Wireless technology in small and mid-sized businesses has introduced a tremendous amount of flexibility in terms of allowing workers to be increasingly mobile and not tethered to a desk. While this has had a positive impact on productivity, it has opened glaring security holes that administrators of wire-based networks did not have to address. Â
In a survey conducted by INT Media Research, more than half of businesses admitted they had experienced at least one type of security incident involving a wireless local area network (WLAN) during the past year.Â One third of businesses that reported a breach of their WLANs failed to strengthen their security policies after the attacks.
Some of the biggest vulnerabilities are posed by rogue access points.Â Rogue access points are set up when someone installs technology, such as wireless routers, without the knowledge or approval of the company's network manager. These breaches can also occur when someone from outside an office installs an access point to get free Internet access or to hack the network.
Rogue access points cause pain
These types of rogue access points can cause small and mid-sized businesses a lot of pain.Â Proprietary information could become vulnerable to hackers or data thieves. And it's not only your wireless network that is vulnerable. These tricks are used even more commonly on wireless networks in public or quasi public environments -- such as an airport or cafÃ© — and fool users into logging on and divulging sensitive personal and financial information that can be used in identity theft.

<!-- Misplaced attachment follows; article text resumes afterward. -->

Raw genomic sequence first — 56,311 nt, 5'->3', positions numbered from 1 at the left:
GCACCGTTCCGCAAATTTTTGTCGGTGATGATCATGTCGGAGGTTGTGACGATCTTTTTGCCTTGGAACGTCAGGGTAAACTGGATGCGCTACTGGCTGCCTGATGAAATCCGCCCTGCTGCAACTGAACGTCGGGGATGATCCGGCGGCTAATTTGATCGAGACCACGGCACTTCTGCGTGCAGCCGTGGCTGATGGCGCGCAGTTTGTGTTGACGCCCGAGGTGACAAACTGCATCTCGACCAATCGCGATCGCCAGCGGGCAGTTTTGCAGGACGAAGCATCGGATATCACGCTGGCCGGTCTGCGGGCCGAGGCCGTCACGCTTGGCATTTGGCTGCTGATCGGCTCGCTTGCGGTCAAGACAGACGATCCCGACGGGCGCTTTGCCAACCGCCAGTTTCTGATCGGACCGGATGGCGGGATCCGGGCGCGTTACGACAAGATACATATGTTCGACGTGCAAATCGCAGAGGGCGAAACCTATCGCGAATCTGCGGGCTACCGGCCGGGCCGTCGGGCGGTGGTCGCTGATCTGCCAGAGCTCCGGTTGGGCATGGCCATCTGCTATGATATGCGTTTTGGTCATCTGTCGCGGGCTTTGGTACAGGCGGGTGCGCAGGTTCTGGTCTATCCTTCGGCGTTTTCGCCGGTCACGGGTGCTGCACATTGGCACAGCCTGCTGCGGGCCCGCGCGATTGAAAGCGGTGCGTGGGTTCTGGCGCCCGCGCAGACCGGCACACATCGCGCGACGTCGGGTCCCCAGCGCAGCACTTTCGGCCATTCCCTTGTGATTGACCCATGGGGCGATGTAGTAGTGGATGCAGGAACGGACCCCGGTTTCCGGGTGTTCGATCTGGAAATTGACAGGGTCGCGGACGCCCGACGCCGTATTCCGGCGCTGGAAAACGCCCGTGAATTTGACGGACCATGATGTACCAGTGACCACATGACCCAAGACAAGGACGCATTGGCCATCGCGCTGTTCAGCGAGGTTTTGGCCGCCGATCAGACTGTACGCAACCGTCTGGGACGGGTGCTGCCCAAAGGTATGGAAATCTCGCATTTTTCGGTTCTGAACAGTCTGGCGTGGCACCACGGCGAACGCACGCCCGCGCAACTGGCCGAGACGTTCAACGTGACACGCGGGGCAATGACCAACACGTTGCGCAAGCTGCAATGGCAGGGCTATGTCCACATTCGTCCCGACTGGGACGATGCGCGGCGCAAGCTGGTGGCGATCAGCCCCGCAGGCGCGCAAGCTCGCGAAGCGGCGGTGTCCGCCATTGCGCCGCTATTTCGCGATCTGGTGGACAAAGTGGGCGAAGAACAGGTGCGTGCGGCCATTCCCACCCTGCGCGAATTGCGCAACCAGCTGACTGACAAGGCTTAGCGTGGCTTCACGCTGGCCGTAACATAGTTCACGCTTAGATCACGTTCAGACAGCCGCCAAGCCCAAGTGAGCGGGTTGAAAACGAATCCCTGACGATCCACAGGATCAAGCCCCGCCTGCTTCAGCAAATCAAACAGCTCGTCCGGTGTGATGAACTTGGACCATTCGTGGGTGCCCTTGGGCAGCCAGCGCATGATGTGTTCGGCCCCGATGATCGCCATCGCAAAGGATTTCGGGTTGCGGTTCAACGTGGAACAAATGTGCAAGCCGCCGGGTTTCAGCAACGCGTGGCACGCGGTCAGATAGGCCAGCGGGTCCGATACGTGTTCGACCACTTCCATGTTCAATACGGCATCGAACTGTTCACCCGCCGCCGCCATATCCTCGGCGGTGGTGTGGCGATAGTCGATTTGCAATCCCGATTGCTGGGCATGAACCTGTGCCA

Large enterprises may have huge teams of IT and security personnel to identify and protect against rogue access points. Smaller companies, without access to these resources, must develop a more cost effective approach to the solution.
"The problem is that the technology has become so easy to implement that the average user is not aware of security problems," says Michael Markulec, executive vice president, technology and operations, Somerset, N.J.-based Lumeta Corporation. "This wasn't the case five years ago. It's becoming easier to buy this technology and a lot easier to install. As the demand for information continues to grow, we will continue to see the proliferation of wireless networks'¦ and hence potential problems."
Technology can help reduce risks
For large enterprises, Wi-Fi has become more secure over the years, says Carl Blume, of Colubris Networks, of Waltham, Mass. "The number of risk areas has decreased significantly." But small and medium sized businesses are constantly at risk.
Blume notes that it's critical for small and mid-sized businesses to select the appropriate infrastructure for security purposes. With small IT staff and limited budgets, small businesses may be tempted to buy consumer-grade security products.Â Blume says that these types of products will not support the level of security that's necessary.
Lumeta's product, IPSonar, administers a test for rogue access points that scans the network to identify wireless access points that may be attached to the network. Â
Colubris' product, RF Manager, is a wireless intrusion prevention system of servers and wireless sensors that continuously scan the airwaves and provide automatic protection against unauthorized WLAN activity. RF Manager detects and prevents threats from rogue and mis-configured access points.